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mcbealer's avatar

Do dogs ever feel embarrassed?

Asked by mcbealer (10182points) April 14th, 2009

For those of you who are not aware, I have a 13 year old dog, Tilly.
Here is some background on her current health. Her legs are starting to fail, and sometimes when she comes into the foyer to greet us she falls down.

Tonight when I got home, both of her back legs went out from under her, and she landed on her belly with both hind legs splayed out like a frog. She tried to scoot herself back up but couldn’t so we wound up helping her.

I wonder if at this point in her life, faced with physical limitations, and still trucking on, does Tilly ever feel embarrassed when she falls down, loses her balance, etc? Or is this an anthropomorphic characterization on my part?

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12 Answers

eponymoushipster's avatar

i don’t think animals feel embarrassed, they’re not as self-aware as humans.

and they sniff asses, constantly. her sense of embarrassment had to be gone a long time ago.

chyna's avatar

One time when my dog tried to walk through my mom’s french door and the screen was closed and she smacked into it, she totally seemed embarrassed. She hung her head and wouldn’t go through that door again. Good to hear the update on Tilly. She is a beautiful dog.

rooeytoo's avatar

I believe dogs react to the way their humans act. If your dog gets a haircut and everyone makes fun of it and laughs, the dog reacts, I don’t know if it is embarrassment but it knows something is not quite right.

When my dogs are old and ill, I project my feelings into the situation and I do not want to suffer or be in pain or lose my dignity, so when my dogs have reached the point where they were experiencing these conditions, I hold their paw and cry and have them put to sleep.

If you opt for that, make sure the vet tranquilizes the dog before they euthanize.

YARNLADY's avatar

I had a dog that tried to hide after we had him sheared for the summer. He seemed embarrassed to not have his fur. The dog I now have hangs his head when I come in the house whenever he has tipped over the wastebaskets, embarrassed or sorry, I don’t know which.

RedPowerLady's avatar

I’m not sure if it is embarrassment as we experience it but I would say that I do believe dogs exhibit behaviors similar to embarrassment (whether that is what it is or not). I think all of us who have dogs could think of some good examples of behaviors that resemble embarrassment. So I would say that “yes” they can experience this emotion or at least they act as if they do.

Darwin's avatar

My dogs certainly know when they have done something that is against the Law of the Pack. They won’t look directly at me, hang their heads, and let their tails droop. Now whether they feel actual embarrassment or not I don’t know, but they are very obviously uneasy about what I will do in response to what they have done.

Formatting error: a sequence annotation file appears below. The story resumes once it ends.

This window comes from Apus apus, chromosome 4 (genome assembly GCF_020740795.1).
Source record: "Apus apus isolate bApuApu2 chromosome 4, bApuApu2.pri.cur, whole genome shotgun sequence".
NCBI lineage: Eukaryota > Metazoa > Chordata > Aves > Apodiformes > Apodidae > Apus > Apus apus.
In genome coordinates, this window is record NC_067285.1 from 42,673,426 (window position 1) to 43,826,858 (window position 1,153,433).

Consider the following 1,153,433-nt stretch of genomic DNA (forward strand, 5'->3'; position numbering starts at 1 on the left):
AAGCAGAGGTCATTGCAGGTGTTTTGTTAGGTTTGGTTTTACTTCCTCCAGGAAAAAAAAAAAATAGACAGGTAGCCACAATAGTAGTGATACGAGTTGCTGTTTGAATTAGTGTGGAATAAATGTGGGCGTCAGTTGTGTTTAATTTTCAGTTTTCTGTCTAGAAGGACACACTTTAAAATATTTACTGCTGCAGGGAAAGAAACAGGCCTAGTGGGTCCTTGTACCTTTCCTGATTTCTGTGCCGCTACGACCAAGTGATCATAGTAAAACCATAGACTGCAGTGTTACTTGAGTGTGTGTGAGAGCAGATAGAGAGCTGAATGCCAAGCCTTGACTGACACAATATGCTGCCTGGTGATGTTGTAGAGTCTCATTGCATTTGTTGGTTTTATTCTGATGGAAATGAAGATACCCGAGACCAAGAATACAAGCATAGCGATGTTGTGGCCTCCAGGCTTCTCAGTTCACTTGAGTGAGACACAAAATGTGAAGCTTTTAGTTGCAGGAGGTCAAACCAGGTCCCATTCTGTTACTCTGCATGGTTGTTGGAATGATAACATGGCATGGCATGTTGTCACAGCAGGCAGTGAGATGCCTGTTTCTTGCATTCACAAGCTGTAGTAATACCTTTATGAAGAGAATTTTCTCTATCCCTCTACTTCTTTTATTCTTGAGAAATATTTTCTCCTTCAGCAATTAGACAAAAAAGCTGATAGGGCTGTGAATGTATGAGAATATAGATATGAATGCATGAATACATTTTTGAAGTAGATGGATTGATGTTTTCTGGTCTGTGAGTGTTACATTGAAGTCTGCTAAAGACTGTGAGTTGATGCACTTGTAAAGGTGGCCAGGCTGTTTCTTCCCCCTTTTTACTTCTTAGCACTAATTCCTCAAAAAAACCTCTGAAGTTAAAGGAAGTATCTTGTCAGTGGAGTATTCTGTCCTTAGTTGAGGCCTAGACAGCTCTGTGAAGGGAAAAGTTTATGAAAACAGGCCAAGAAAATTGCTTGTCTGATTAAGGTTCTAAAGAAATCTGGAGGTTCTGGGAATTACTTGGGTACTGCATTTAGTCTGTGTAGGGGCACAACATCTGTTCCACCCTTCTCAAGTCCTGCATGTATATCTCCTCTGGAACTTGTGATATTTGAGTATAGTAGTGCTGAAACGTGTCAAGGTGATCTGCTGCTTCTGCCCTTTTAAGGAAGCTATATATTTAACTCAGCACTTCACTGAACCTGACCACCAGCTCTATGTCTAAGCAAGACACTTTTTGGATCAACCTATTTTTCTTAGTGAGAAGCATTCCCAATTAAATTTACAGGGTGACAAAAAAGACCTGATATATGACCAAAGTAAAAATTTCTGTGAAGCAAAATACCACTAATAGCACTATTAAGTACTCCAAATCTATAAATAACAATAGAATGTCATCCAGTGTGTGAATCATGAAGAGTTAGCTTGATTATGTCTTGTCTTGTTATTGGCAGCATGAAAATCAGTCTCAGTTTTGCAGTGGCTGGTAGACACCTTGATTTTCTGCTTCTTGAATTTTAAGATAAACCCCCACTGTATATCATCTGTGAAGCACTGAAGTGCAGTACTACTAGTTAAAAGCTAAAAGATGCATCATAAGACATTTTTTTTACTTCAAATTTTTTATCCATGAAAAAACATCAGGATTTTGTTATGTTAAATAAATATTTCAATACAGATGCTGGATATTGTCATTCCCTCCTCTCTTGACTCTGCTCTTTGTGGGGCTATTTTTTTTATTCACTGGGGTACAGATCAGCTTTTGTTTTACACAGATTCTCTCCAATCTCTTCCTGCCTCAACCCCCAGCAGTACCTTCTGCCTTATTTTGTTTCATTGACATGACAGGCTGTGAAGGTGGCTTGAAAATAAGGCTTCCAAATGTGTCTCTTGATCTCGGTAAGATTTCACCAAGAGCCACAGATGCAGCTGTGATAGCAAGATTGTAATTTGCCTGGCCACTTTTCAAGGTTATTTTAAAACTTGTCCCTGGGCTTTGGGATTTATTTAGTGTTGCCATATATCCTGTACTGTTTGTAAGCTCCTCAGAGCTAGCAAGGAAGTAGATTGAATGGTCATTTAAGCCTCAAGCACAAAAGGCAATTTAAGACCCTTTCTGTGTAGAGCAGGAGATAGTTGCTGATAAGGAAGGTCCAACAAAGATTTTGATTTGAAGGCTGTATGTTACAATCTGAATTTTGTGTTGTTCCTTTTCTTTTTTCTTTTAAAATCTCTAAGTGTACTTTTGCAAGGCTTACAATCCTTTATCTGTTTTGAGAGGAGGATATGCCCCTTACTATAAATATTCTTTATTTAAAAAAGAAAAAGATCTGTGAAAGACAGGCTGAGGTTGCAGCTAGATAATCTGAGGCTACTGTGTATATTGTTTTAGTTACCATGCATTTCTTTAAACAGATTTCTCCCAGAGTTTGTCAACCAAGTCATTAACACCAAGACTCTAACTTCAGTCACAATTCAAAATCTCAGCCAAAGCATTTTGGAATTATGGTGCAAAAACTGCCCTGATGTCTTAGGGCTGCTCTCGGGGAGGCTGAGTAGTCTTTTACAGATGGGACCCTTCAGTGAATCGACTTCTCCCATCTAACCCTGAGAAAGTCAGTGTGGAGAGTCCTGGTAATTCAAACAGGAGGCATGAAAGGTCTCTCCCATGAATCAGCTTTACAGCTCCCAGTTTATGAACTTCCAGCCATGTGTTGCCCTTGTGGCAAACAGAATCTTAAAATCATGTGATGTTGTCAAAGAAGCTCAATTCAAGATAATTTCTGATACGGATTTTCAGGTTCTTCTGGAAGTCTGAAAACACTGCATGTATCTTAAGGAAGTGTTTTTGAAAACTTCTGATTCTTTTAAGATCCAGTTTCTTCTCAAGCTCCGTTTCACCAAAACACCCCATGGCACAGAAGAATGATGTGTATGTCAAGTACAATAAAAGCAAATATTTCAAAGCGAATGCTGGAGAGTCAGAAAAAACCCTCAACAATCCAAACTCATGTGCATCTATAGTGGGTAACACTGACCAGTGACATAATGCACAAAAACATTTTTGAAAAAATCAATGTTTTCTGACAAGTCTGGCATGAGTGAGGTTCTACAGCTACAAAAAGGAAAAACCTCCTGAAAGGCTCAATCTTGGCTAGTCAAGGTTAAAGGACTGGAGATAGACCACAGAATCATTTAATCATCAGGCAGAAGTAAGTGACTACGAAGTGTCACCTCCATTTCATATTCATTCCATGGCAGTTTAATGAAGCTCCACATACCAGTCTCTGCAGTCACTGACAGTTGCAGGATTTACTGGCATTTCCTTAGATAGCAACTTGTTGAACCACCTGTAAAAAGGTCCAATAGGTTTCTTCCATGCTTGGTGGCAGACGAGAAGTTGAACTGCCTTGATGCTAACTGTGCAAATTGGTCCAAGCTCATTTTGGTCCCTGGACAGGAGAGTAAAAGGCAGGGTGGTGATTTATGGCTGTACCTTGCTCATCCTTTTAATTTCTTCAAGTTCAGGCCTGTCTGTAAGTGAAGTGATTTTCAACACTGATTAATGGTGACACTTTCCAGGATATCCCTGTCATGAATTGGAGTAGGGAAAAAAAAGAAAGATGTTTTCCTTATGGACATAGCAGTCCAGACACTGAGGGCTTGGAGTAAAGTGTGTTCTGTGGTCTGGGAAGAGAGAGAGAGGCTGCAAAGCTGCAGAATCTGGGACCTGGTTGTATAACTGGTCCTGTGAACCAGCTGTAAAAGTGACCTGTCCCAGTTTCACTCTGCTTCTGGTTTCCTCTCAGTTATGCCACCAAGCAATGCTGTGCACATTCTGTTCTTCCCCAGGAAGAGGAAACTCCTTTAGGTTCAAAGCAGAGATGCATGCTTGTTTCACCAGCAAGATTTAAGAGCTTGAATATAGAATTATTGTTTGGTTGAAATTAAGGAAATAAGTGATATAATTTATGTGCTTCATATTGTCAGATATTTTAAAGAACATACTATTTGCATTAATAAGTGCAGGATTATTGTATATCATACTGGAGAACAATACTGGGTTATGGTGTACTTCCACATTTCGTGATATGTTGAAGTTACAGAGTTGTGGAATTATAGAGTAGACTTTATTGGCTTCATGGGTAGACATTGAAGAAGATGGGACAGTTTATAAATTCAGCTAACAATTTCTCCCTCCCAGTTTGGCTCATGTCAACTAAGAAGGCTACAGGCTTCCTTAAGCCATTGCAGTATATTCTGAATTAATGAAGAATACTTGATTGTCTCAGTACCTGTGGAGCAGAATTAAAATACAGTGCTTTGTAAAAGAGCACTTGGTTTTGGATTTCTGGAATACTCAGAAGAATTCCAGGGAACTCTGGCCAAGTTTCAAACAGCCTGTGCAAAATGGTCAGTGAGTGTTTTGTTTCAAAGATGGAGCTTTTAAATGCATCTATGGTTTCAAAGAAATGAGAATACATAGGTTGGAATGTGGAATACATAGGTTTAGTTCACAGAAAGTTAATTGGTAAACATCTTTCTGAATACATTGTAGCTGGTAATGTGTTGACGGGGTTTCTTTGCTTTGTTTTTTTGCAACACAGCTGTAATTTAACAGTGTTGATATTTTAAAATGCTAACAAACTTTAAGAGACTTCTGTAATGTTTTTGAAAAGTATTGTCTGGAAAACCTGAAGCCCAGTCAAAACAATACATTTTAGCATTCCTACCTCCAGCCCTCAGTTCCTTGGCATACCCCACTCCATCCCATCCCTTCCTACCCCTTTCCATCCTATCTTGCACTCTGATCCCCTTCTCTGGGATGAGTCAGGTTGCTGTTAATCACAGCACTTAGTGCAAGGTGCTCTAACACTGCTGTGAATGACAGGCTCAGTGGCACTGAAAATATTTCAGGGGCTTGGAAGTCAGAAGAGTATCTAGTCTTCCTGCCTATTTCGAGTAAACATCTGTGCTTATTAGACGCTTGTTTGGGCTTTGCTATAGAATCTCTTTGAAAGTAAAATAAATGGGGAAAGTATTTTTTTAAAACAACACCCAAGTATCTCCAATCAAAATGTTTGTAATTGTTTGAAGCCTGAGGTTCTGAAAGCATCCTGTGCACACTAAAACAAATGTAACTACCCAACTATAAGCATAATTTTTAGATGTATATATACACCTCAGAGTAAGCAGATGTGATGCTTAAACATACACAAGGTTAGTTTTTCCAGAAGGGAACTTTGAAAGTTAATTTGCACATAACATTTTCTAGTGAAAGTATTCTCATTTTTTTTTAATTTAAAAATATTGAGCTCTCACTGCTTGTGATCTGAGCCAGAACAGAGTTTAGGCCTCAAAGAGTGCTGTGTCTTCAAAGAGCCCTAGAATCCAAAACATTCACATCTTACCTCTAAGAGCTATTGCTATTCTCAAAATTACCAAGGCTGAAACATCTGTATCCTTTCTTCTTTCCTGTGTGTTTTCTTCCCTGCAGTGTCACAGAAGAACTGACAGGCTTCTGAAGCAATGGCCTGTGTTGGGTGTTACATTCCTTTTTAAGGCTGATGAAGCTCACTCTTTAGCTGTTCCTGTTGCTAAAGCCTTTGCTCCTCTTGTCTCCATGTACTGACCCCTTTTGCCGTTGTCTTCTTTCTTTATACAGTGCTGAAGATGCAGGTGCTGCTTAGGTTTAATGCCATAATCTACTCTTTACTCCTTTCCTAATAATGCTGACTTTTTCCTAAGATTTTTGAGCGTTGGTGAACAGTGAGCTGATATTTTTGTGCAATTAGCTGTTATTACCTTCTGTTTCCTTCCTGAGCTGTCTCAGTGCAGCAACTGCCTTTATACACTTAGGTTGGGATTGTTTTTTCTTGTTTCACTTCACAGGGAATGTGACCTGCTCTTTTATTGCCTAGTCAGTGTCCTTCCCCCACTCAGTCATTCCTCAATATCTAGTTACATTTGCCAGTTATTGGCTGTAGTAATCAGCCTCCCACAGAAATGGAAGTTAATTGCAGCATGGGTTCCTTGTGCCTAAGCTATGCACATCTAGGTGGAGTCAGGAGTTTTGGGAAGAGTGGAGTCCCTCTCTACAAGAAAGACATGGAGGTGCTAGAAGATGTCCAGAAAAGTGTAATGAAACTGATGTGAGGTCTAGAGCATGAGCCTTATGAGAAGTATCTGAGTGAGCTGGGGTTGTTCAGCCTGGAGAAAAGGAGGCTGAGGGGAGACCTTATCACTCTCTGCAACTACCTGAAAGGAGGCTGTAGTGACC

I have also seen my dogs react as if they were embarrassed when one of the kids has put hats on them, or tied fluffy ribbons on their collars. Again, whether they are embarrassed in the human sense or not I don’t know. But they sure act as if they don’t want to be seen like that.

YARNLADY's avatar

@Darwin and conversly, some dogs, like mine, love to dress up in costumes and win contests.

Judi's avatar

I don’t know about dogs, but have you ever seen a cat loose it’s cool? (You know, when they’re walking like a model down a runway then slip off the ledge or something?) Cats get very embarrassed when they loose their cool.

Judi's avatar

my molly dog did act kind of shy and embarrassed the first time she got shaved. She hid out for a while.

cak's avatar

I feel fairly certain that at least one of my dogs is perfectly aware that she’s doing dorky things, at least half the day…every single day. She looks around to see if people are looking, if they are – she immediately looks away and tucks her tail between her legs.

Poor girl. She tries.

dlm812's avatar

Like many have said above, I am not sure whether dogs feel the exact same emotion as the human “embarrassment”, but I do believet that they experience something similar. The JRT I had growing up, when in the last year of his life, started loosing control of his bladder and accidentally going in the house – he always showed sorrow and ‘embarrassment’ because he felt like he was being a bad dog (we NEVER admonished him for this – so there was no reason for him to feel like a bad dog.. and in fact as a puppy, he had only gone to the bathroom once in the house, spent the night outside in the kennel, and was 110% housetrained from then on). Also, my currnet dog used to react the same way when he would get a bad stomach and couldn’t make it to the door on time.

Basically, it is my belief that we may never know exactly what thoughts/emotions/feelings dogs have, but I do think that people underestimate them.

dkrluvmydogs's avatar

Yes. They definitely get their feelings hurt. But they certainly aren’t embarrassed in the same way that you & I are or they wouldn’t want to do their business in public like you don’t. There’s a difference.

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